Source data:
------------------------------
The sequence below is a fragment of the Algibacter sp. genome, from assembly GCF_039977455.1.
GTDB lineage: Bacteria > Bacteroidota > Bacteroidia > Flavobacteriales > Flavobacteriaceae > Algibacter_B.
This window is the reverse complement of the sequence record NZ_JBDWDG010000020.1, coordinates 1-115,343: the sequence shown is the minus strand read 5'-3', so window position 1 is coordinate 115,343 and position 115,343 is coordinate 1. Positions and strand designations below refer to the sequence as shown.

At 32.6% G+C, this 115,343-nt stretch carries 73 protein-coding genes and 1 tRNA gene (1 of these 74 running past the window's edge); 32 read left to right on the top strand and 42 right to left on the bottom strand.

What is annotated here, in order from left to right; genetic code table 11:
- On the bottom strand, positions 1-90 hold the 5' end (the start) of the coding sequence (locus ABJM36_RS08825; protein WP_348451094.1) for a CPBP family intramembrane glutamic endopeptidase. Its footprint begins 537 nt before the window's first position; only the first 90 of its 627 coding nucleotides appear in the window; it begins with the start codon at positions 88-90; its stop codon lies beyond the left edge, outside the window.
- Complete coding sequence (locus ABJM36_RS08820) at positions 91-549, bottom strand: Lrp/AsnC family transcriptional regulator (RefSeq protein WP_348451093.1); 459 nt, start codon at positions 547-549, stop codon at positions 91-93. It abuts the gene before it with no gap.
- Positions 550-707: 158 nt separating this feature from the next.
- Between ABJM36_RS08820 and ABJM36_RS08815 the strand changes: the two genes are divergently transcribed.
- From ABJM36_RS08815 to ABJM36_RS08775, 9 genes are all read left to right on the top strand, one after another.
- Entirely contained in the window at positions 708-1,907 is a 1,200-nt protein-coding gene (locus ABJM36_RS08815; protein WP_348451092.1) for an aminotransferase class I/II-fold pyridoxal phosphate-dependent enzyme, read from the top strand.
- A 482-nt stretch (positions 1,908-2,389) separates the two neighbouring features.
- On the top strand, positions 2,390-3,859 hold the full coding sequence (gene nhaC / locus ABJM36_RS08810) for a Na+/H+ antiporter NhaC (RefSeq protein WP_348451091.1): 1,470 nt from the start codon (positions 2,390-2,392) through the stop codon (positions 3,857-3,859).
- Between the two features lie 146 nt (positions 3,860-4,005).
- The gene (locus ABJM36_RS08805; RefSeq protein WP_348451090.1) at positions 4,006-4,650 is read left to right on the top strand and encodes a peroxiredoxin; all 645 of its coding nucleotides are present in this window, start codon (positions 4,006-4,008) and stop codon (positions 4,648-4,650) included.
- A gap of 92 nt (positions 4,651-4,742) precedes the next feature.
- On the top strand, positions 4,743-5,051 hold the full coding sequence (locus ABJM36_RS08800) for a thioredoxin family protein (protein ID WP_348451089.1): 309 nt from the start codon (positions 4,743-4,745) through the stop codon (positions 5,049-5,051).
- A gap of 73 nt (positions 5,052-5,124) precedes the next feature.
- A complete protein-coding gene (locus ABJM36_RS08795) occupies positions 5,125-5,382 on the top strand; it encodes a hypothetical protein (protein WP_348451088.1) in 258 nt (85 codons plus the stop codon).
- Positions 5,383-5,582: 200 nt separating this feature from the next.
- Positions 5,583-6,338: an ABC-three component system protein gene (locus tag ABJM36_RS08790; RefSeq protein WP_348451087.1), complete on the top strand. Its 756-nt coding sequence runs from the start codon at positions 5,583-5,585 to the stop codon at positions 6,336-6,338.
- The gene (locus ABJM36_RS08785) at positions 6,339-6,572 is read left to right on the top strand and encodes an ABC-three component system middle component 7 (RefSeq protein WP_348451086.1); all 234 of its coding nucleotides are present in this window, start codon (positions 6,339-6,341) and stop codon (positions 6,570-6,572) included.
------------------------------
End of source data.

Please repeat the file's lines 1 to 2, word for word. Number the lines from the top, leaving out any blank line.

The sequence below is a fragment of the Algibacter sp. genome, from assembly GCF_039977455.1.
GTDB lineage: Bacteria > Bacteroidota > Bacteroidia > Flavobacteriales > Flavobacteriaceae > Algibacter_B.